In these cruel and painful tests, rabbits, mice, rats, and piglets were tortured and then killed by decapitation and suffocation, among other methods. Following are more of the horrific details about what happened to the animals who were used in the company’s experiments:
Rabbits were fed a high-fat, cholesterol-laden diet, leading to extreme hardening of the arteries. They were then fed tea to see if it could reduce the lesions that formed on the animals’ arteries. After the experiment, the rabbits’ heads were cut off.
Mice bred to suffer from a painful bowel inflammation were fed tea ingredients in order to see if the tea had any effect on their condition. After the test, experimenters killed the mice by suffocating them or breaking their necks.
Rats were forced to eat a high-sugar diet, and then tea was given to the animals to see if it could protect against sugar-induced brain damage. Other rats had their abdominal wall punctured and were fed radioactively labeled tea ingredients through a tube in their stomachs in order to examine the absorption of tea in the body. Then they were killed, frozen with liquid nitrogen, and crushed.
Piglets were exposed to E. coli toxin and then fed tea in order to see if the tea could prevent fluid loss and diarrhea. As part of the tests, experimenters cut the pigs’ intestines apart while the animals were still alive. The piglets were then killed.
Quite frankly I’m disgusted stuff like this still goes on.
Animals are not ours to eat, wear, experiment on, or use for entertainment.
If a white person takes racism seriously only when it hurts “white people”, then the white person does not see the humanity or equality of people of colour. An anti-racist framework should not encourage or reinforce white in-group bias. Nonetheless, it is interesting that racism actually harms white people.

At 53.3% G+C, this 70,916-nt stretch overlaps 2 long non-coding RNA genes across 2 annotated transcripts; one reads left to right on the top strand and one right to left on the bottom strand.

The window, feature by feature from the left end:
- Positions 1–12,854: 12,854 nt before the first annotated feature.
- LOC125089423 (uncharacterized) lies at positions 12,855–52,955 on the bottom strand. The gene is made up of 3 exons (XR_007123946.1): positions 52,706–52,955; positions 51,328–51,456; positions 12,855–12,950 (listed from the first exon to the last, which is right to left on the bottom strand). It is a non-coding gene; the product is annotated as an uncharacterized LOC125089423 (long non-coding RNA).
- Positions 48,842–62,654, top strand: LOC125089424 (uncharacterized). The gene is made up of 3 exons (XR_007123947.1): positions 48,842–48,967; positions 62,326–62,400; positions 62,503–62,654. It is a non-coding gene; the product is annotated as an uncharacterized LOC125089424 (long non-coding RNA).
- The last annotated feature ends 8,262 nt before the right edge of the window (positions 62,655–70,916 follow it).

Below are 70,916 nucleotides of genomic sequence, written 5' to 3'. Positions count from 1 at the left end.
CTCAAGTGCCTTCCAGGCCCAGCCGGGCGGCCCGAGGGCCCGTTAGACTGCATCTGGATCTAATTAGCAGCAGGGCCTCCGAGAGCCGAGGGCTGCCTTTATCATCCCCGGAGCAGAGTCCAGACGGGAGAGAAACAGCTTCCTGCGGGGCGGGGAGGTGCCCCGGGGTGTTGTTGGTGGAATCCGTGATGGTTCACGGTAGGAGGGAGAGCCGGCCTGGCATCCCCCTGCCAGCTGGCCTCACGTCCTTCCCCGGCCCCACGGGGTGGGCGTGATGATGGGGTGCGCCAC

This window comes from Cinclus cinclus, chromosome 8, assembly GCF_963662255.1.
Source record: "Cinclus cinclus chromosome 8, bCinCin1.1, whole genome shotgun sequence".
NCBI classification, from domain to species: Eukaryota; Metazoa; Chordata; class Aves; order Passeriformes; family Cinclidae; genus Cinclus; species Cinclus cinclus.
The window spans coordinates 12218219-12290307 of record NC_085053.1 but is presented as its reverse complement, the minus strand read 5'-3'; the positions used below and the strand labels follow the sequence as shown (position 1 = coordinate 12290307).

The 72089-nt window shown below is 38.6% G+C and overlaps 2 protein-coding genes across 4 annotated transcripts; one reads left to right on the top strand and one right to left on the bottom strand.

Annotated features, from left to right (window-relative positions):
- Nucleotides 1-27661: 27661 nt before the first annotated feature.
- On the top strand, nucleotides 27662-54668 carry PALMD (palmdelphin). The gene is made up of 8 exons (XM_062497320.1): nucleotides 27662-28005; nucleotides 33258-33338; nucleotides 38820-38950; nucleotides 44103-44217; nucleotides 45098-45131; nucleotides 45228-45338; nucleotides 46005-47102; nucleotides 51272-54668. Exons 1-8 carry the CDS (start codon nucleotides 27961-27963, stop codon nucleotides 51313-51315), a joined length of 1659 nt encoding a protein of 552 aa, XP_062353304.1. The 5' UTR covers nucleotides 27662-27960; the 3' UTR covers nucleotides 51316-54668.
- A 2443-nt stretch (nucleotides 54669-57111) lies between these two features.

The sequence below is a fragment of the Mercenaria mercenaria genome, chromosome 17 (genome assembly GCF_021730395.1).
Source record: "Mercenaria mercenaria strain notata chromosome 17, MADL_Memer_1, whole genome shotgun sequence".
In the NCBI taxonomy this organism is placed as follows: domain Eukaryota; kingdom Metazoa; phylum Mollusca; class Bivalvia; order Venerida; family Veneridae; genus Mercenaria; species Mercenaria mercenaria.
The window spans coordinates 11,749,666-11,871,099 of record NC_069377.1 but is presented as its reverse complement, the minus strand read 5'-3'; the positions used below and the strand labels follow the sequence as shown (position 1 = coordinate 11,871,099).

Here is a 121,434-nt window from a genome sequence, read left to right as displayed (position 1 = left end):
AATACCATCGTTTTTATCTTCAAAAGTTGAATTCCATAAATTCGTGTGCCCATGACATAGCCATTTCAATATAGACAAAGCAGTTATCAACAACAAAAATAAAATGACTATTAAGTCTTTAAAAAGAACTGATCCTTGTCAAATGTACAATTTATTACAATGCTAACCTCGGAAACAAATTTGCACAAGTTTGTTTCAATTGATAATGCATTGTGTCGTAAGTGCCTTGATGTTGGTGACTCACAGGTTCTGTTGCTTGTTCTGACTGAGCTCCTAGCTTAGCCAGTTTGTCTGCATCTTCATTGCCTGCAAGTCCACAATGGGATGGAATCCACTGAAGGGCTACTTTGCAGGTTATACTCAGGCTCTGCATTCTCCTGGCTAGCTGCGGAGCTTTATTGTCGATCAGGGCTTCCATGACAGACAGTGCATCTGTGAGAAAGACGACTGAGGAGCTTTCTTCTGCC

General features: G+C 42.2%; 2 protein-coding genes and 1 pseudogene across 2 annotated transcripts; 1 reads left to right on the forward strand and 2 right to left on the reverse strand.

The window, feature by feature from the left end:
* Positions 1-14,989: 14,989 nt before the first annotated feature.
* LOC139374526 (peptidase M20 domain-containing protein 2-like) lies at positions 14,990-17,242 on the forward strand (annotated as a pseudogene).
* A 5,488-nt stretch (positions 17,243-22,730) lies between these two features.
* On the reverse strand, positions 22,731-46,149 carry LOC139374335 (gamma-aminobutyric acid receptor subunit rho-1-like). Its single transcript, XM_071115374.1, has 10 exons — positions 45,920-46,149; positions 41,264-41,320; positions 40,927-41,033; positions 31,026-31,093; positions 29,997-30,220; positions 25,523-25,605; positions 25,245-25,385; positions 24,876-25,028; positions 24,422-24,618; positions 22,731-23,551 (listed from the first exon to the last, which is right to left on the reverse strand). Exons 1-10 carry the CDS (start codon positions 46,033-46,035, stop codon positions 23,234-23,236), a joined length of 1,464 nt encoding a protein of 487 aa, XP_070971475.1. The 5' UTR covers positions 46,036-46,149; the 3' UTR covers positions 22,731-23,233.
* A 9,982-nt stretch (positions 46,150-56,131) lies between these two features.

Some of the notes on this post are along the lines of, “But anyone can be racist, not just white people.” Maybe. Depends how you define it.
But with pretty standard prejudice + systemic power definitions, think of it this way: as a light-skinned, US-born-and-citizen black woman, in some small ways racism benefits me—but only as an individual, and only if those instances could be separated from all the rest of my life, which they cannot. Such as, a white person might treat me better (or actually just less badly) than they would a darker-skinned black person, or might treat me a certain way based on how I talk, so I might get little bits of favors or glimpses of respect. But, is being treated in a less disdainful manner the same as being treated with respect? HELL NO.
Or another example, think about the ways black people and Latino immigrants are deliberately divided & pitted against one another. If I get a bit of a leg up on something because at least I’m not an immigrant, that same person who’s an immigrant might be getting a leg up on something because at least they’re not black. Again, is that the same as respect? When was the last time you told someone, “I’m really glad we’re friends, what I really like about you is that at least you’re not that other guy.” HELL NO, still not respect. And we both have much more to gain from being friends instead of being divided.
So on a micro scale, an isolated incident in race-relations might look like I benefit from how I’m being treated, but there’s no such thing here as an isolated incident. If I’m being treated less badly for being light, my darker-skinned father is being treated more badly, and neither of us is being treated well and in the long run I’m not really benefiting. In the long run we each benefit much more by us both having happier lives where we are respected.